In the meantime? I can focus on my work or on relaxing properly once again.

1 + 1 = relax

Those 2 changes mentioned above, modifying the smartphone to be less present and using Kukoo for a more structured mailbox, have helped me a lot. I'm able to get away from my digital life more often and enjoy the real life around me.

I'm sure for some this seems like overkill or perhaps blown out of proportion, but for me these changes were a necessity. Life is busy enough as it is, you need to make time to calm down and enjoy the non-work life from time to time. :-)

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Want to get in touch? Find me as @mattiasgeniar on Twitter or via the contact-page on my blog.

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11 comments on “Disconnecting
  1. Paul Cobbaut says:

    Is there anything useful on Twitter or Facebook ? Just disable those accounts.

    • I know, I shouldn’t bother with those. But the fact remains I like both social networks, I just need to spend less time on them and choose for myself when to open them, instead of getting impulses thrown at me with notifications.

  2. Philip Paeps says:

    I strongly object to this “kukoo” thing. It reinforces the mistaken belief that email is a real-time medium. It isn’t. Why do people have their mail client open all the time? Or their web browser, for that matter?

    As Paul said: there’s no value to facebook and twitter. Just dump those.

    • I think it’s the other way around: Kukoo doesn’t inforce the mistaken belief that email justifies an instant response, in fact it points people to the fact email responses may take a few hours (or days, if you prefer).

      I know I’ve replied to mails in the past in under 30 minutes, and people have really grown accustomed to that. This is my way of taking a step back, and it’s working for me. :)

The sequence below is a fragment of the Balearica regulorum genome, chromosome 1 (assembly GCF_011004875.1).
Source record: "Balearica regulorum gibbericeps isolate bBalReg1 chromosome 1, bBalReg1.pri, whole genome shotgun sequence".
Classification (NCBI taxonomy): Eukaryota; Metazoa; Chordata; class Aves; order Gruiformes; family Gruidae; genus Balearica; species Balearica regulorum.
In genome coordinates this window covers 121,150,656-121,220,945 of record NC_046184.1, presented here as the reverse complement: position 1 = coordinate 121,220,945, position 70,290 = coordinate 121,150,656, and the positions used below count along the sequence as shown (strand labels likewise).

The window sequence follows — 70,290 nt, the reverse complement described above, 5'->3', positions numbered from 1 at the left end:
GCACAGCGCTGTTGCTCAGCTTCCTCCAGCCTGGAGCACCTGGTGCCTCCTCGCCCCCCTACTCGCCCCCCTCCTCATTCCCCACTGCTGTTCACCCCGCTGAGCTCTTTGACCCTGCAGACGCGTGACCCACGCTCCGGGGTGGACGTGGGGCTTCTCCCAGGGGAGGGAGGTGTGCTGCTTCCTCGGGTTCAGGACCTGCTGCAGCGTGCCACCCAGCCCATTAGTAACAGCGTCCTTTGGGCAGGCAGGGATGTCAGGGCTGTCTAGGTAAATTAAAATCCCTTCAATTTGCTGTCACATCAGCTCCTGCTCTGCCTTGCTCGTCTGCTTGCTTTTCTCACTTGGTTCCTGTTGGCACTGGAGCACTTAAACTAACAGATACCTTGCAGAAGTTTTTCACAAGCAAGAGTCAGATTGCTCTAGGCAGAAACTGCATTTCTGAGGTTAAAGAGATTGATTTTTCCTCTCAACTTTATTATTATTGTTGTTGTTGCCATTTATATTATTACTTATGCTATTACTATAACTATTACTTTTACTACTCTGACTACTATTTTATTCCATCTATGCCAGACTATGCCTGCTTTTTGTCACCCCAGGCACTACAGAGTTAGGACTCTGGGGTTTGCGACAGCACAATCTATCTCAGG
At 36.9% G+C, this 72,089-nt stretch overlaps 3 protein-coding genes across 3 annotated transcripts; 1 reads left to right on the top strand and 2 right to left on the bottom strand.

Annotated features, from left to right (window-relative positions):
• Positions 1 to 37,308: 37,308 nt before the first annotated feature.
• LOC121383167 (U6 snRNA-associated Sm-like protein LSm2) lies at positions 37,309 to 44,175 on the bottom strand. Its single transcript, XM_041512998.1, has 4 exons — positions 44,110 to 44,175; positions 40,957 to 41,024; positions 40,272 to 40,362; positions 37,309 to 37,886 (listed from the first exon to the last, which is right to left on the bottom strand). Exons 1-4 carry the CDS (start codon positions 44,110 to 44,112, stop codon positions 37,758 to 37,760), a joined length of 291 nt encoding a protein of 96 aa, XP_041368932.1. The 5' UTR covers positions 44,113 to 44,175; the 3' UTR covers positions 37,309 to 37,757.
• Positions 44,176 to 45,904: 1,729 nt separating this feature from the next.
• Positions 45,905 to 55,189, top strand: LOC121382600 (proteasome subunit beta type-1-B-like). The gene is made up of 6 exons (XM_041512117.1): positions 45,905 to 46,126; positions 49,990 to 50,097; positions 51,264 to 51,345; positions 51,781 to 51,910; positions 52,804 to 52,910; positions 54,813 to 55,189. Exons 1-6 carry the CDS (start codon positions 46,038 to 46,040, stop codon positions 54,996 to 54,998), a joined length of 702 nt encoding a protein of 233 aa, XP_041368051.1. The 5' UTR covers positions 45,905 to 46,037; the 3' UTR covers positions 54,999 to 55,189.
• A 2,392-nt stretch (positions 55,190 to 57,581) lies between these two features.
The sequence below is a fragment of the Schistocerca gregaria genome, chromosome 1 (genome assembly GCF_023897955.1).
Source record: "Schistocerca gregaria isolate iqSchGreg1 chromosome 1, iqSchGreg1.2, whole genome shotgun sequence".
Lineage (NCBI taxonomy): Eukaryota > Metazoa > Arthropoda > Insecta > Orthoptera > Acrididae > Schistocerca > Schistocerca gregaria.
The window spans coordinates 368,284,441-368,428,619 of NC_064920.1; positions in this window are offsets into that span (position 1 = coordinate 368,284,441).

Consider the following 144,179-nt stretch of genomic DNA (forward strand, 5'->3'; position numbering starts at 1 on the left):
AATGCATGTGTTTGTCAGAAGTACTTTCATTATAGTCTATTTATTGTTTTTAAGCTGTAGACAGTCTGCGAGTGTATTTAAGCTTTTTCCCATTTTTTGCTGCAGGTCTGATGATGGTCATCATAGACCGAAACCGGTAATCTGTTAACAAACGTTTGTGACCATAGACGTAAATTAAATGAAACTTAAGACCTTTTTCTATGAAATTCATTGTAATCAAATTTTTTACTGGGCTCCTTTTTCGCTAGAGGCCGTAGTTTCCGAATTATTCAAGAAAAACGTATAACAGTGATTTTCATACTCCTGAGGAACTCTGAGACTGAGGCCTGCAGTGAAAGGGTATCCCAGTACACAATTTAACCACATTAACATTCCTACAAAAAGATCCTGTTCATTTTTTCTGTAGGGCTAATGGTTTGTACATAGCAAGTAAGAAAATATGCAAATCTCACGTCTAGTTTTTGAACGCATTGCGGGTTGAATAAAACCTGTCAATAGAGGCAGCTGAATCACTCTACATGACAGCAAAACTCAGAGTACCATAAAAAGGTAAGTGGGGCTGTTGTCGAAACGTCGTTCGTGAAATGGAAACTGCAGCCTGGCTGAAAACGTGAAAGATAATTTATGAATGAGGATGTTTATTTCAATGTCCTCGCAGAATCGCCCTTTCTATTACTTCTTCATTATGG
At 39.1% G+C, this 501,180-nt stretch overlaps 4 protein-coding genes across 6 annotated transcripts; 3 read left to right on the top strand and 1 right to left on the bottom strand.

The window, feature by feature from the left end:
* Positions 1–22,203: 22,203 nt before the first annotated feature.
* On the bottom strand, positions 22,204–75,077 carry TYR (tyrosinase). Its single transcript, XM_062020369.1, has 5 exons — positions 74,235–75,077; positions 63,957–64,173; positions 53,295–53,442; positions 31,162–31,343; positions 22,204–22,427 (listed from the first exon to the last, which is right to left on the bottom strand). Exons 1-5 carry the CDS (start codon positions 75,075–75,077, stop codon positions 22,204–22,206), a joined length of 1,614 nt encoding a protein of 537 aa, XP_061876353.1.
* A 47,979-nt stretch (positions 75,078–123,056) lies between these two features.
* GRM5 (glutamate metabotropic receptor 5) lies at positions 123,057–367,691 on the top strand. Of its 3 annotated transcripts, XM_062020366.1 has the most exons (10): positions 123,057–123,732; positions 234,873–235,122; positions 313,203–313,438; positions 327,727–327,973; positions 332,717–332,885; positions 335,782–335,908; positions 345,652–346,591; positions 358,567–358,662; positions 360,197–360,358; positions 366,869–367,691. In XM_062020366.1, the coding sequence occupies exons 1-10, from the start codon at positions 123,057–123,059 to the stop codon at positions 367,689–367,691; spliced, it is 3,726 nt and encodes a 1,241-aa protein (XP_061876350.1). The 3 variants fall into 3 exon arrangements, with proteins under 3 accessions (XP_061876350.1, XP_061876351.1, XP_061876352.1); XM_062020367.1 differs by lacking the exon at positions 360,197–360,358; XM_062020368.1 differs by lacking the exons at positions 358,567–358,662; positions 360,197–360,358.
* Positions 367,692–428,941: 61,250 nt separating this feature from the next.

• Philip Paeps says:

        By instantaneously pointing people at a webpage stating that you might not reply to email immediately, you imply that instant response is the norm. That’s wrong.

        The best way to (re-)accustom people to the fact that email is a non-instantaneous service, is to not provide _any_ kind of immediate feedback.

  3. Nikhil says:

    You know, how about you just disable data on the phone?

  4. Matthias says:

    I know the feeling! I don’t have Mail, FB,… or any of those either on the home screen of my Nexus. Same goes for notifications: I turned them off.

    Last year, I kept away from FB for 45 days as an experiment. Partly because I was on consciously trying to improve my life at that time. I was amazed by how much time I got to do stuff. I felt more creative and happier just by not knowing what other people are up to all the time or getting confirmation through the number of “likes” on my status.

    To me, being connected 80% of the time is more then just a “nuissance”, it’s really morale undermining at worst.

    • At first, I thought being connected was a good thing – it’s only after a few years that I’ve been experiencing this as a nuissance as well. Strange, because I didn’t see this coming.

      Glad to read I’m not alone in this. :)

  5. Gary Wilson (@earthgecko) says:

    Your problem is the iPhone.

    it is not just a phone, it is a connected computer.

    I have 2 phones a 20 Euro Bic phone and a Nokia N900.

    The N900 I only use when I am travelling and need ssh (although laptop and 3G USB suffice).

    My phone is a phone – it gets calls and texts. Implement good monitoring and only get texts when they are required.

    In terms of “personal” life and devops, a phone should be a phone. 24 hours yes, but just a phone, calls and SMS only.

    Then you are sure that you will only be distracted by your phone if there is something that needs to be addressed in your personal time.

    A hard pill to swallow, perhaps.